Although many of the big corporates in Egypt practice Corporate Social Responsibility (CSR), Ramadan has for a few years become the epicenter of CSR campaigns. During the holy month, the new face of corporate competition becomes ‘who practices philanthropy best?’
Yet despite the novel approaches towards giving back to society and investing in the common good of the impoverished and needy, the big corporates have often come under fire for spending huge sums of money on campaigns which essentially call for charity. Many of the campaigns viewers are often left logically wondering, why not just give away the money spent on the campaigns to those in need?
Among the primary players on the Ramadan CSR arena is Coca-Cola, a brand which has for a while revolved around positivity, happiness and reviving morals in the Egyptian society. But this year, there was a surprising no-show of Coca-Cola advertisements on television during the first half of Ramadan despite its usual active and creative participation.
This year, the company decided to play things rather differently – instead of advertising its product on TV, Coco-Cola announced that it would only post its video ads on social media.
In the spirit of Ramadan, the initiative aims at putting into better use millions that would have been otherwise used to buy primetime TV slots. Instead, the money will be used to help develop more than 100 underprivileged villages in Egypt.
It is worthy to note that Egypt is today home to 16.7 million children living in poverty. What’s more, 49.9 percent –estimated at 45 million- of Egypt’s overall population live in poverty, with 26.3 percent living in extreme poverty.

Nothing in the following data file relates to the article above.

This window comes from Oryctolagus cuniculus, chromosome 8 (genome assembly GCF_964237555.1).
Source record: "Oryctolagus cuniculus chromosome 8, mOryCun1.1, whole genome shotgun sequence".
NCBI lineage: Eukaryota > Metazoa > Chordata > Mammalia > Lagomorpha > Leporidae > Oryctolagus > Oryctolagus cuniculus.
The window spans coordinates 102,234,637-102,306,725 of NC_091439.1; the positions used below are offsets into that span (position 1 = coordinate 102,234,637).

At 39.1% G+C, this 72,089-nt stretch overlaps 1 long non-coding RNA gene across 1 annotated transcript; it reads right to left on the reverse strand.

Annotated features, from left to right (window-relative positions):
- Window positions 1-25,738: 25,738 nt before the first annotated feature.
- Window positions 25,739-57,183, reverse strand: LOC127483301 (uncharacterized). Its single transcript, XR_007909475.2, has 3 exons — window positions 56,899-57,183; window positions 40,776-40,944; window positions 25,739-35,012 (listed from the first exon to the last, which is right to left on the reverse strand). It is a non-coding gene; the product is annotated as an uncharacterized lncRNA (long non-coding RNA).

Pleased that the public plea for spending less on commercials was finally met, many spectators considered Coca-Cola’s move to be a game changer. But the company didn’t stop there.
After a long wait for Coca-Cola to reveal its campaign, the wait was proven to be worthwhile.
In a society where social gaps seem to grow wider, prejudices and stereotypes continue building higher walls between Egyptians. Oftentimes, Egyptians are caught in the habit of judging and labeling people based on their appearances and social standing.
To break this habit, Coca-Cola’s latest campaign features many successful Egyptian youths who are likely to be subject to stereotypes and false labels, and shows how prejudices blind us from others’ true uniqueness and originality.
In a public calling to abandon such destructive habit, Coca-Cola has initiated the hasthag #ثانية_تفرق (one second makes a difference) asking its audience to spend more time learning about one another before they pass any judgments.
Linking the ‘One Second Makes a Difference’ campaign with the company’s charitable approach mentioned above, Coca-Cola promised to donate LE 1 ($ 0.13) to the development of 100 Egyptian villages for every posted picture showing one’s raised index and using the campaign’s hashtag,
The campaign which was met with vibes of positivity and enthusiasm has seen its ripples spread smiles and inspiration across many countries of the Middle East. Although presented differently in each country, the campaigns boil down to the same message that “Labels are for cans, not for people.”